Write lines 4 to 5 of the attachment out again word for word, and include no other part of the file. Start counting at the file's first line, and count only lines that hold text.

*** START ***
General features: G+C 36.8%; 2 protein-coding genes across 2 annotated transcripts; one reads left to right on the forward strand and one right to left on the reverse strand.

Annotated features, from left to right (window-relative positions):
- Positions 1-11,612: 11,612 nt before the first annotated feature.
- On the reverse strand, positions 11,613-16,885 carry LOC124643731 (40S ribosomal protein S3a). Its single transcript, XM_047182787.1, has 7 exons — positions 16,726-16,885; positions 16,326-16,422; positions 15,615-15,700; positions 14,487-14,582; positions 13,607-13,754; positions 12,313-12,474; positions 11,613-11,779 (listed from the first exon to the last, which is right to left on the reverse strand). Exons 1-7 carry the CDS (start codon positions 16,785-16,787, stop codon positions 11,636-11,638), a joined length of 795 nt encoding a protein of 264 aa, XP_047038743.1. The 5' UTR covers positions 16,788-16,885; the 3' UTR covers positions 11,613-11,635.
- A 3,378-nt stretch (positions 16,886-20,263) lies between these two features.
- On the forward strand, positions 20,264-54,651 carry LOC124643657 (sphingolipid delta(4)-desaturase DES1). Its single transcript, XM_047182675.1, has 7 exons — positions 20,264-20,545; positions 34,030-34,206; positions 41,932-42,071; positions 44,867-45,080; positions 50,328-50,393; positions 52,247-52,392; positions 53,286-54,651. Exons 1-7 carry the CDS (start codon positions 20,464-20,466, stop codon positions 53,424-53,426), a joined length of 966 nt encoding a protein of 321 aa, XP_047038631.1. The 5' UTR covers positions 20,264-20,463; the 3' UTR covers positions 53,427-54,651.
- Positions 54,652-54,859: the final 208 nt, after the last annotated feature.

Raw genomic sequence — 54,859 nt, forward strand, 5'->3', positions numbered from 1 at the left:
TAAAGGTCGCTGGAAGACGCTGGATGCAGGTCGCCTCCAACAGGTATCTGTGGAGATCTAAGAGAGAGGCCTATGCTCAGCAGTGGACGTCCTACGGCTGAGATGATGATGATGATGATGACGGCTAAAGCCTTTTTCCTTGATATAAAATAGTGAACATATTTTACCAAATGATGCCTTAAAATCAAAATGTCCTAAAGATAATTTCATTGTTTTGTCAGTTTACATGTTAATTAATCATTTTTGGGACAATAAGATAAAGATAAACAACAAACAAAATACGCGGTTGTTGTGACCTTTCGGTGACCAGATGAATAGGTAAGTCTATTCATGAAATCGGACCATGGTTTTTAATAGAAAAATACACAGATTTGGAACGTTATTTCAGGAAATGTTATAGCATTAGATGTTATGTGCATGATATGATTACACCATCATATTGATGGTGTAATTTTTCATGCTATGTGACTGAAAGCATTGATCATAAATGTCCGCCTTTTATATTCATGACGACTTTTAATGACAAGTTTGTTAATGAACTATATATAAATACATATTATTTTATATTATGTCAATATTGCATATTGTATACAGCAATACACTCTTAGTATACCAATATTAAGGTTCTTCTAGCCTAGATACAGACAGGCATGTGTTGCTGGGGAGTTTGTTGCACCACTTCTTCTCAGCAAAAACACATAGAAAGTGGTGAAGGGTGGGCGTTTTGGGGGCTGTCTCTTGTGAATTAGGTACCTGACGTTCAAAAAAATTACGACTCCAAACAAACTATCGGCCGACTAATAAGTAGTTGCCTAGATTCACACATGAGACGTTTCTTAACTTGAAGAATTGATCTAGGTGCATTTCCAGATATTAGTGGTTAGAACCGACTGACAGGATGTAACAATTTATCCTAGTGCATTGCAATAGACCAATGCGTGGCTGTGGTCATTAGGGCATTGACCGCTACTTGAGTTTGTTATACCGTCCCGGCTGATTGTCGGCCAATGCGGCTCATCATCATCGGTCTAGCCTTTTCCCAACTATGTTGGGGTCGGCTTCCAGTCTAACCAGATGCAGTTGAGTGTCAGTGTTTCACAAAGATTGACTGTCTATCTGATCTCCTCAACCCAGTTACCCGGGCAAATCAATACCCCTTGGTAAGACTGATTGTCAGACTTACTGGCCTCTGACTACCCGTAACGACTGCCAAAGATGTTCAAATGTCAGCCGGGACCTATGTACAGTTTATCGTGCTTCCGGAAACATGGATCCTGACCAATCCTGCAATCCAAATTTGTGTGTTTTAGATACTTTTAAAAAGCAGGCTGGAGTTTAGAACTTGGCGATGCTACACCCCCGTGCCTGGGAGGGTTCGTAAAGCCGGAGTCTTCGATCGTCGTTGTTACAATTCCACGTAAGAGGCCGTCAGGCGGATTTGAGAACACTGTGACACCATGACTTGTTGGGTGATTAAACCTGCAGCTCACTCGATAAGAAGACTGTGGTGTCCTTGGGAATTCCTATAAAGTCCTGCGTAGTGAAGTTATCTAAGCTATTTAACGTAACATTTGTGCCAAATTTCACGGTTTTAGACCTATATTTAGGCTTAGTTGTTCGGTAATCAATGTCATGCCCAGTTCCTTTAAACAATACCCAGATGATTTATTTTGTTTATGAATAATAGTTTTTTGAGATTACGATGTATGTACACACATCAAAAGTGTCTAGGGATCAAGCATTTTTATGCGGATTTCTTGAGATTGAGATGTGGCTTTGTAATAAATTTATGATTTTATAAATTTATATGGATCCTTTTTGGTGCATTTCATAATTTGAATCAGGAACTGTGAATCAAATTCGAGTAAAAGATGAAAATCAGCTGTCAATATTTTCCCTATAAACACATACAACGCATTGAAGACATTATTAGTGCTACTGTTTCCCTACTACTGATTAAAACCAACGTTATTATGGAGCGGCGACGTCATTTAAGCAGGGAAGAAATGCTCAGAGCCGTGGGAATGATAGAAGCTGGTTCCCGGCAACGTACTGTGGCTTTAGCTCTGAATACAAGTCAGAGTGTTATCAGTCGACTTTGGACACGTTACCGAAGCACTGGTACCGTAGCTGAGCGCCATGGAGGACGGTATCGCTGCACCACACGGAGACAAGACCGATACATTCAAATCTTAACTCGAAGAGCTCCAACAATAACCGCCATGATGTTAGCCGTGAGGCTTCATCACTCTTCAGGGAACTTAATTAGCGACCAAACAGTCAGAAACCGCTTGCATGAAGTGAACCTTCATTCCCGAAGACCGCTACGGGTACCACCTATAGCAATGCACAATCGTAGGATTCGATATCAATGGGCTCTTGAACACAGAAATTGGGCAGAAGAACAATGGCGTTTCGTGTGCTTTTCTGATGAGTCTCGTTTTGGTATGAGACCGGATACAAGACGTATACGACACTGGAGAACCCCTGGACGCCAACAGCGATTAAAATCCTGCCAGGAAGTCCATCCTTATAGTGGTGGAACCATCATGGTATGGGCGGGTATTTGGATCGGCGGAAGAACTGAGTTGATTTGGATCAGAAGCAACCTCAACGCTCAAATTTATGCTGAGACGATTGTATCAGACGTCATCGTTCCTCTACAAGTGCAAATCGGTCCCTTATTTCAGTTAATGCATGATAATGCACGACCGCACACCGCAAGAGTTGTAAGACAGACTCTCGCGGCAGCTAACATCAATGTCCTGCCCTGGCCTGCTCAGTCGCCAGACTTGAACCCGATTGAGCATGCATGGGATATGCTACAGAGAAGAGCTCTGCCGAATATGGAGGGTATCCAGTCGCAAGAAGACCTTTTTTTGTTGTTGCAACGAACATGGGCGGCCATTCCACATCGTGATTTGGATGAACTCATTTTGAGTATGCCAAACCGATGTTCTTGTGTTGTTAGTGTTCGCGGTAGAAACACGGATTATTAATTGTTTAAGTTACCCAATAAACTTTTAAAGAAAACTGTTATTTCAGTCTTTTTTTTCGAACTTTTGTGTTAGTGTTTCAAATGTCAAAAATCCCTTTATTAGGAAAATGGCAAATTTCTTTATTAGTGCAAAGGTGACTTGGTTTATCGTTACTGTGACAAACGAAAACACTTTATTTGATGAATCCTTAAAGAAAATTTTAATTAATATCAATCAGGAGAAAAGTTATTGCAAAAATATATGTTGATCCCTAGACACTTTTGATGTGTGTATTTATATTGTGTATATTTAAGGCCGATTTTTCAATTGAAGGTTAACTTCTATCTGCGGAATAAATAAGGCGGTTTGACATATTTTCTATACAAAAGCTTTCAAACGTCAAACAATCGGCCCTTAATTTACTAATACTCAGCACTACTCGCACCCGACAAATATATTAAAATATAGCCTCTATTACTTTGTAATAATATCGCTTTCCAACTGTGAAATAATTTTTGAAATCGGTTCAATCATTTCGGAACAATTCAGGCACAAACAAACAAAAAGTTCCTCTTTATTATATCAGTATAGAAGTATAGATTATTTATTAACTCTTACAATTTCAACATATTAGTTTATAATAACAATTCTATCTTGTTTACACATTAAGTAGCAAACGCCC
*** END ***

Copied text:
- On the reverse strand, positions 11,613-16,885 carry LOC124643731 (40S ribosomal protein S3a). Its single transcript, XM_047182787.1, has 7 exons — positions 16,726-16,885; positions 16,326-16,422; positions 15,615-15,700; positions 14,487-14,582; positions 13,607-13,754; positions 12,313-12,474; positions 11,613-11,779 (listed from the first exon to the last, which is right to left on the reverse strand). Exons 1-7 carry the CDS (start codon positions 16,785-16,787, stop codon positions 11,636-11,638), a joined length of 795 nt encoding a protein of 264 aa, XP_047038743.1. The 5' UTR covers positions 16,788-16,885; the 3' UTR covers positions 11,613-11,635.
- A 3,378-nt stretch (positions 16,886-20,263) lies between these two features.